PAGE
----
Homeland Security and Houses of Worship: Government Creates Faith-Based Advisory Council, Seeks to Increase Funding to Grant Program
The recent establishment of the Faith-Based Security Advisory Council and a call for congress to appropriate additional funding to the Nonprofit Security Grant Program highlighted the federal government’s focus on security and anti-terrorism initiatives for churches, mosques, synagogues, and other institutions.
On September 19, the Department of Homeland Security (DHS) announced the appointment of 25 members to the Faith-Based Security Advisory Council. Appointees will advise Secretary Alejandro N. Mayorkas on the needs of the faith community relating to security and preparedness matters.
The advisory council includes a wide range of representatives from Christian, Hindu, Jewish, Muslim, and Sikh communities, as well as law enforcement officials.
“These prominent faith and law enforcement leaders will help us build and strengthen the community partnerships that are so vital to our mission success,” said Mayorkas. “We will work together to increase access to our services, ensure equity, maintain openness and transparency, and fully restore the trust of the communities we serve.”
The council includes Christian leaders Kimberly Burgo, Vice President, Disaster Operations, Catholic Charities USA; Rev. Jeffery Cooper, General Secretary and Chief Information Officer, African Methodist Episcopal Church; Rev. Dr. Leslie Copeland-Tune, Chief Operating Officer, National Council of Churches; Commissioner Kenneth Hodder, National Commander, The Salvation Army, and Rev. Gabriel Salguero, President, National Latino Evangelical Coalition.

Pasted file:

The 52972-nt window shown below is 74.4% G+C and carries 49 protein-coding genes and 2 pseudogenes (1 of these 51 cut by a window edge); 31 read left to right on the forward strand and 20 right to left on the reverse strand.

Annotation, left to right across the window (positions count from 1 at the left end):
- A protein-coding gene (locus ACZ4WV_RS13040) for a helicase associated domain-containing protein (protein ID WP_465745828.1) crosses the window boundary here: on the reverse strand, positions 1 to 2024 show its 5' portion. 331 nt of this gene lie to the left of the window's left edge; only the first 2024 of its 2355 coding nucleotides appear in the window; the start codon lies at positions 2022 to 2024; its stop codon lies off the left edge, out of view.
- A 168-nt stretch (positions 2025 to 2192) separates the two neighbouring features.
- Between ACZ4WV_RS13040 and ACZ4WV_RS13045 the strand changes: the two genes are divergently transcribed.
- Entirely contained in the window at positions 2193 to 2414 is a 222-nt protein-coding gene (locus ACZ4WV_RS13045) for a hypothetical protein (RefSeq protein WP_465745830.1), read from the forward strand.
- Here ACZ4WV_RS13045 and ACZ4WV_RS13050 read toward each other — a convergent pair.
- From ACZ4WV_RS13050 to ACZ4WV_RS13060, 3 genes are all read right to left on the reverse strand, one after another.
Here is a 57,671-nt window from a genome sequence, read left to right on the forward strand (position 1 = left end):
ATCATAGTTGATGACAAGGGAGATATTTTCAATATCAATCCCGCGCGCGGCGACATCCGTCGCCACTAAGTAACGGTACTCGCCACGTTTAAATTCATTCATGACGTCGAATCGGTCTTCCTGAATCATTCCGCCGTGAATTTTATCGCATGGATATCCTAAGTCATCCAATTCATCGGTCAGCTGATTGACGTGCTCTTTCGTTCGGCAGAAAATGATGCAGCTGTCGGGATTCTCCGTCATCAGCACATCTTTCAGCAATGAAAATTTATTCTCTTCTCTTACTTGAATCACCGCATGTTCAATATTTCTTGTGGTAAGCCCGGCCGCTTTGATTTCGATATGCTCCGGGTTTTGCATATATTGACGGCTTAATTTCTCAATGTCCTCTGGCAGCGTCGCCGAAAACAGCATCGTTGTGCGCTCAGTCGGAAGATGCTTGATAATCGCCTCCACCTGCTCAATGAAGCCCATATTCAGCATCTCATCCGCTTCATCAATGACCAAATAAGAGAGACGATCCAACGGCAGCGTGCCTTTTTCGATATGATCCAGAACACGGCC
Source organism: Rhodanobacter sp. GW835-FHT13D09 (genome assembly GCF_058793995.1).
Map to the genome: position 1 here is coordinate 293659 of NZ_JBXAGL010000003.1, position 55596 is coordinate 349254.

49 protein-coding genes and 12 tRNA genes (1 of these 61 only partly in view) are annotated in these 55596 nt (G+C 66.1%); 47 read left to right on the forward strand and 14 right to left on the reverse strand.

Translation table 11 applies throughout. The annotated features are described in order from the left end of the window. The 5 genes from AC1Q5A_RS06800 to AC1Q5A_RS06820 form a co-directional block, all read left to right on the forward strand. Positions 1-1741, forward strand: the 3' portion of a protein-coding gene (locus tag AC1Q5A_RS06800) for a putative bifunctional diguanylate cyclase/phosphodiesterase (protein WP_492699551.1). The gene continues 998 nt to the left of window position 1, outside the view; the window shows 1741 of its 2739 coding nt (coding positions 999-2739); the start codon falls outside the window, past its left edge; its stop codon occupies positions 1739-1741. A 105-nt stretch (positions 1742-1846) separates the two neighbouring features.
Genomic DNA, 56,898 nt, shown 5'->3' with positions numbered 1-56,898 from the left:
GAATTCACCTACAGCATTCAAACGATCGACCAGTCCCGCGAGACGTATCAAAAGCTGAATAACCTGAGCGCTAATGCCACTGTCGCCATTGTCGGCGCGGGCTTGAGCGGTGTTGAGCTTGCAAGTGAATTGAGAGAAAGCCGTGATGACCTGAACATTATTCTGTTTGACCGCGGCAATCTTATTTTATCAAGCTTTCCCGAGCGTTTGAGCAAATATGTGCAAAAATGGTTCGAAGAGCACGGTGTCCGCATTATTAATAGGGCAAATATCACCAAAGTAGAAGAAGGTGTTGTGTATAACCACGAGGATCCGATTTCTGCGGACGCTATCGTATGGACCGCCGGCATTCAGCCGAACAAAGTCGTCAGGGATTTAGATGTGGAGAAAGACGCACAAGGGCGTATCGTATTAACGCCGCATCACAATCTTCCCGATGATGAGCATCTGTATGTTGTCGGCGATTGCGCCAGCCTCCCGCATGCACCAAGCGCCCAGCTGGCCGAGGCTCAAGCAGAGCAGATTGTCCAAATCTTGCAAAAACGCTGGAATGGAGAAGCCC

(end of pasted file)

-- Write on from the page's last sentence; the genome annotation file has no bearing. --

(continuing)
“Members of the Faith-Based Security Advisory Council will provide valuable insight that will benefit our stakeholders nationwide on important issues within the scope of the Department’s mission,” said Brenda Abdelall, Assistant Secretary for Partnership and Engagement.
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The first meeting of the Faith-Based Security Advisory Council will be held virtually on October 6, 2022.
According to the DHS, the Council’s contributions “will enhance the Department’s work to protect houses of worship; improve coordination and information sharing of threat information with the faith community, increase access to DHS resources, and protect against, respond to, and recover from acts of targeted violence, terrorism, and other threats.”
Some of those DHS resources include the Nonprofit Security Grant Program. In 2022, Congress appropriated $250 million to the program. This was an increase from $180 million in 2021, $90 million in 2020, and less in years prior, according to a report from the Evangelical Council for Financial Accountability.
FEMA allowed applications for up to $150,000 per unique physical address and a maximum of $450,000 per sub-applicant for the Nonprofit Security Grant. However, Jewish Insider noted that only 52% of the 3,470 applications received by FEMA this year were approved. According to the article, “the applications totaled slightly over $447 million in funding requests, well outstripping the $250 million available for the program.”
Under the grant program, funding for houses of worship can be used for contracted security personnel; security-related planning, exercises, and training; and the acquisition and installation of security equipment, including improvements.
In May, the FY2023 spending bill released by the House Appropriations Subcommittee on Homeland increased the funding amount for the Nonprofit Security Grant to $360 million.
Rep. Bill Pascrell (D-NJ), one of the advocates for increased funding, noted a spike in domestic terrorism targeted at churches and synagogues.
“Many Americans do not know that our faith-based communities typically do not often have enough resources to provide security to their members,” Pascrell said. “Government must protect people who want to practice their faith without threat of a bomb or a gunman. If one synagogue or one church or one mosque is not safe, then no churches, mosques, or temples anywhere in America are fully safe.”